Los Angeles man survives 40-foot fall in Glacier National Park


Ted Porter lied in a Montana hospital bed for days as he recovered from the frightening ordeal. The 36-year-old fell into a crevasse, breaking vertebrae in his back. Somehow he managed to climb out and hike three to four miles to find help.

Right after the fall, Porter took dramatic video on his cellphone thinking it would be a final message to his parents.

"Mom and Dad, I fell in a crevasse," Porter said in the video.

The fall happened on Sept. 3. Porter had been hiking in Glacier National Park for about a week with his parents, when he decided to set out on a solo hike across the park's seventh largest glacier. That day, conditions were treacherous, even for this seasoned mountaineer.

"I just knew that I was by myself, it was raining, it was slick and it was about 4:30 in the afternoon. I didn't have time to finish, so I decided to head back," Porter said in a Skype interview.

Porter decided to make his way down, making a serious mistake.

"I had my crampons and my ice sacks in my backpack. For some reason, I chose not to put them on, which was a terrible decision," he said. "I started sliding out of control. I was seriously hauling down this glacier for probably 30 yards. That's when I looked in front of me, and also just like out of a movie I saw this really wide crevasse just open up in front of me, and I flew right in it. My first thought was I'm going to die here."

Thinking that he would never be able to get out, Porter recorded what he thought was his final message.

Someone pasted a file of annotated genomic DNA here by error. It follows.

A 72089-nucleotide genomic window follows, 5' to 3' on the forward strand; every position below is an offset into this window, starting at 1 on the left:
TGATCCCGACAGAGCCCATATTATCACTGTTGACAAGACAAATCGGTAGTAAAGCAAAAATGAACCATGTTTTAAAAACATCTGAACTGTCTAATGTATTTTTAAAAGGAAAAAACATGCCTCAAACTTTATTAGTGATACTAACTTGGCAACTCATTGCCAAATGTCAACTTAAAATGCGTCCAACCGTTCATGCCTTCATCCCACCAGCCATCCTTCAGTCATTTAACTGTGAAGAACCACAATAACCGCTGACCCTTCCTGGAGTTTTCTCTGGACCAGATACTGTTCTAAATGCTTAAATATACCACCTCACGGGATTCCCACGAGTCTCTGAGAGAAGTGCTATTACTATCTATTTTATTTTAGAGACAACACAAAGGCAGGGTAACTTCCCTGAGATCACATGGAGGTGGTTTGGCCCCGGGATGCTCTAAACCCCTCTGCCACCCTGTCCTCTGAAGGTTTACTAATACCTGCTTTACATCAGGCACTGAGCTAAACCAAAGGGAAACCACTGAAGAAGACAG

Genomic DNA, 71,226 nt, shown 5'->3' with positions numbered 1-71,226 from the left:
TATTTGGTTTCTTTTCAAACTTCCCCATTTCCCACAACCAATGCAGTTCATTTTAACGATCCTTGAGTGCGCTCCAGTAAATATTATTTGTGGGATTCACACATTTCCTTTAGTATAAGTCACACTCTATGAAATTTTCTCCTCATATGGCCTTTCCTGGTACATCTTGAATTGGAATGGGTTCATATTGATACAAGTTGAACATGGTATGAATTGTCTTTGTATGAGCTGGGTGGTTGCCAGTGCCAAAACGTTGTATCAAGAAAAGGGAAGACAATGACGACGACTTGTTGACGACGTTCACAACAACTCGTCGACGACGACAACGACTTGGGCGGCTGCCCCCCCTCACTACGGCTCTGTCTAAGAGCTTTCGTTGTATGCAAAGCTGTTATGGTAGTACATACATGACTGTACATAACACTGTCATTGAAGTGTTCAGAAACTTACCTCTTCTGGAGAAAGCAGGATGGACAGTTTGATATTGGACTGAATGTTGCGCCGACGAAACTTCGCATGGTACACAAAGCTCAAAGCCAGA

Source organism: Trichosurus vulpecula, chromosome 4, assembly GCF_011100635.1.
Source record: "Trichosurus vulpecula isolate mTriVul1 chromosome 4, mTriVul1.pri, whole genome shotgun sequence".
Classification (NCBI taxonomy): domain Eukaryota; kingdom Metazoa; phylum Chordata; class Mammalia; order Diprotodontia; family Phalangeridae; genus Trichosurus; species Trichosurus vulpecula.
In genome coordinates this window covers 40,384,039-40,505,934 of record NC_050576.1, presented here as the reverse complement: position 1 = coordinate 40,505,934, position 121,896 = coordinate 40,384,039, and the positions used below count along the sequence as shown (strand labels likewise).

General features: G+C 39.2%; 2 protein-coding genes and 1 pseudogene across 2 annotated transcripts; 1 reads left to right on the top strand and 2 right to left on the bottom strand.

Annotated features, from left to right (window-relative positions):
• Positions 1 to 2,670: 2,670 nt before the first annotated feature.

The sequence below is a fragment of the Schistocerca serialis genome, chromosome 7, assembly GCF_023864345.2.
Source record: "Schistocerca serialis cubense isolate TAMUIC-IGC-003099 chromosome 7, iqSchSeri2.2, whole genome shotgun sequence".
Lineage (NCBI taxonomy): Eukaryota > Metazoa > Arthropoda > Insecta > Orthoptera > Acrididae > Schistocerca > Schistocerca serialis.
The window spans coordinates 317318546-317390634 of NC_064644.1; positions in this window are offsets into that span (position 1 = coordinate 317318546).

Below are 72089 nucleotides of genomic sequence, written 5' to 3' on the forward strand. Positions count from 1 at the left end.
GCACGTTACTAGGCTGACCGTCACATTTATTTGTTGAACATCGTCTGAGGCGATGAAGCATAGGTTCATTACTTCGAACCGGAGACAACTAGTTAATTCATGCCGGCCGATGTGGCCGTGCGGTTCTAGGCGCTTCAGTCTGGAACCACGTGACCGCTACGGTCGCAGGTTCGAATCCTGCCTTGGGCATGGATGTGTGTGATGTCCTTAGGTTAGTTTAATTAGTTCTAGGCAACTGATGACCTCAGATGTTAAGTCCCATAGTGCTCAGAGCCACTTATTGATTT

"You guys if I don't make it out, I love you. I'm not kidding. This is no joke," Porter said in the cellphone video.

"After I said that, I just had this urge. I was not going to die down there," Porter later told Eyewitness News.

Equipped with an ice ax and crampons on his boots, Porter clawed his way out. His biggest obstacle was the excruciating pain.

"I'm right outside of the crevasse, and I look down. I'm just peering down into the crevasse that I just climbed out of, and it's all fantastic," said Porter.

A three- to four-mile hike followed, until Porter reached a group of campers who nursed him through the night and called for help.

"I appreciate it so much to everybody involved," said Porter. "Not me, I just crawled out of a crevasse. It's not a big deal."

Porter was rescued by helicopter. Doctors say he came just a few millimeters from being paralyzed. He's undergone three surgeries and physical therapy.

Porter has been released from the hospital and continues to recover. His friends and family have set up a fund to help pay for his medical bills.

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